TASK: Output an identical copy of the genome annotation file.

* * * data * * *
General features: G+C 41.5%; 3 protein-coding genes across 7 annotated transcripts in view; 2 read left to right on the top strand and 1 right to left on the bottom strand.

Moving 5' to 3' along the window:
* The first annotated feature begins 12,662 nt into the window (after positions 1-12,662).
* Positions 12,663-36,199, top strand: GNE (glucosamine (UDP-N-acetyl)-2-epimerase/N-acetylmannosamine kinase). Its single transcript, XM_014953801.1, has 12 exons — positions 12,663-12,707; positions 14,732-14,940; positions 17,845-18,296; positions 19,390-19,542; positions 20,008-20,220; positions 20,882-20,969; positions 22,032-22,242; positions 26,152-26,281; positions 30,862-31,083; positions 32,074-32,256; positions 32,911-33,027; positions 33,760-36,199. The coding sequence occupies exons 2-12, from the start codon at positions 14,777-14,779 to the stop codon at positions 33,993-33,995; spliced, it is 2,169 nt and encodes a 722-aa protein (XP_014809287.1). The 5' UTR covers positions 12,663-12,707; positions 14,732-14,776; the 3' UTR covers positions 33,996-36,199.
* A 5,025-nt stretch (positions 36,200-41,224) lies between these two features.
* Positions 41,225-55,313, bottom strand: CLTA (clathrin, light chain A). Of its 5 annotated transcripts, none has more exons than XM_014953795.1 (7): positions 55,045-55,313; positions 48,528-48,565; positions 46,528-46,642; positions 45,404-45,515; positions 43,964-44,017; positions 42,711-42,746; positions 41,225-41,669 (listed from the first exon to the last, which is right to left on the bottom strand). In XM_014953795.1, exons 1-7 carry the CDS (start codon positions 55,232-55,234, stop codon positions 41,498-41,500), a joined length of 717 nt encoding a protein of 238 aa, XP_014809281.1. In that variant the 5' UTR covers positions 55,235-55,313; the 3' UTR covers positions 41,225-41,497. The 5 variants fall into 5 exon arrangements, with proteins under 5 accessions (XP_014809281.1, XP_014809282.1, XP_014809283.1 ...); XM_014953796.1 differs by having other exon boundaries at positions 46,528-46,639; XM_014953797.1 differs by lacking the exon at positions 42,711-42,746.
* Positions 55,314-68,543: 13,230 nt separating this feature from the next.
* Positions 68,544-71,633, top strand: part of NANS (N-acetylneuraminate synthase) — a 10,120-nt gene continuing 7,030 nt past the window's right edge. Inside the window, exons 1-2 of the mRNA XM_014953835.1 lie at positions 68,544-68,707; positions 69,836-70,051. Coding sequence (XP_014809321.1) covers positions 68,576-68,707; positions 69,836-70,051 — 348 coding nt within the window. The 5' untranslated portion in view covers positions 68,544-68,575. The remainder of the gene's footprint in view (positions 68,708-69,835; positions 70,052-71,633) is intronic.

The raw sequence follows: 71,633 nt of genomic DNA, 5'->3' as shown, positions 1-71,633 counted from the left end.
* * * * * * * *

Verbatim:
General features: G+C 41.5%; 3 protein-coding genes across 7 annotated transcripts in view; 2 read left to right on the top strand and 1 right to left on the bottom strand.

Moving 5' to 3' along the window:
* The first annotated feature begins 12,662 nt into the window (after positions 1-12,662).
* Positions 12,663-36,199, top strand: GNE (glucosamine (UDP-N-acetyl)-2-epimerase/N-acetylmannosamine kinase). Its single transcript, XM_014953801.1, has 12 exons — positions 12,663-12,707; positions 14,732-14,940; positions 17,845-18,296; positions 19,390-19,542; positions 20,008-20,220; positions 20,882-20,969; positions 22,032-22,242; positions 26,152-26,281; positions 30,862-31,083; positions 32,074-32,256; positions 32,911-33,027; positions 33,760-36,199. The coding sequence occupies exons 2-12, from the start codon at positions 14,777-14,779 to the stop codon at positions 33,993-33,995; spliced, it is 2,169 nt and encodes a 722-aa protein (XP_014809287.1). The 5' UTR covers positions 12,663-12,707; positions 14,732-14,776; the 3' UTR covers positions 33,996-36,199.
* A 5,025-nt stretch (positions 36,200-41,224) lies between these two features.
* Positions 41,225-55,313, bottom strand: CLTA (clathrin, light chain A). Of its 5 annotated transcripts, none has more exons than XM_014953795.1 (7): positions 55,045-55,313; positions 48,528-48,565; positions 46,528-46,642; positions 45,404-45,515; positions 43,964-44,017; positions 42,711-42,746; positions 41,225-41,669 (listed from the first exon to the last, which is right to left on the bottom strand). In XM_014953795.1, exons 1-7 carry the CDS (start codon positions 55,232-55,234, stop codon positions 41,498-41,500), a joined length of 717 nt encoding a protein of 238 aa, XP_014809281.1. In that variant the 5' UTR covers positions 55,235-55,313; the 3' UTR covers positions 41,225-41,497. The 5 variants fall into 5 exon arrangements, with proteins under 5 accessions (XP_014809281.1, XP_014809282.1, XP_014809283.1 ...); XM_014953796.1 differs by having other exon boundaries at positions 46,528-46,639; XM_014953797.1 differs by lacking the exon at positions 42,711-42,746.
* Positions 55,314-68,543: 13,230 nt separating this feature from the next.
* Positions 68,544-71,633, top strand: part of NANS (N-acetylneuraminate synthase) — a 10,120-nt gene continuing 7,030 nt past the window's right edge. Inside the window, exons 1-2 of the mRNA XM_014953835.1 lie at positions 68,544-68,707; positions 69,836-70,051. Coding sequence (XP_014809321.1) covers positions 68,576-68,707; positions 69,836-70,051 — 348 coding nt within the window. The 5' untranslated portion in view covers positions 68,544-68,575. The remainder of the gene's footprint in view (positions 68,708-69,835; positions 70,052-71,633) is intronic.

The raw sequence follows: 71,633 nt of genomic DNA, 5'->3' as shown, positions 1-71,633 counted from the left end.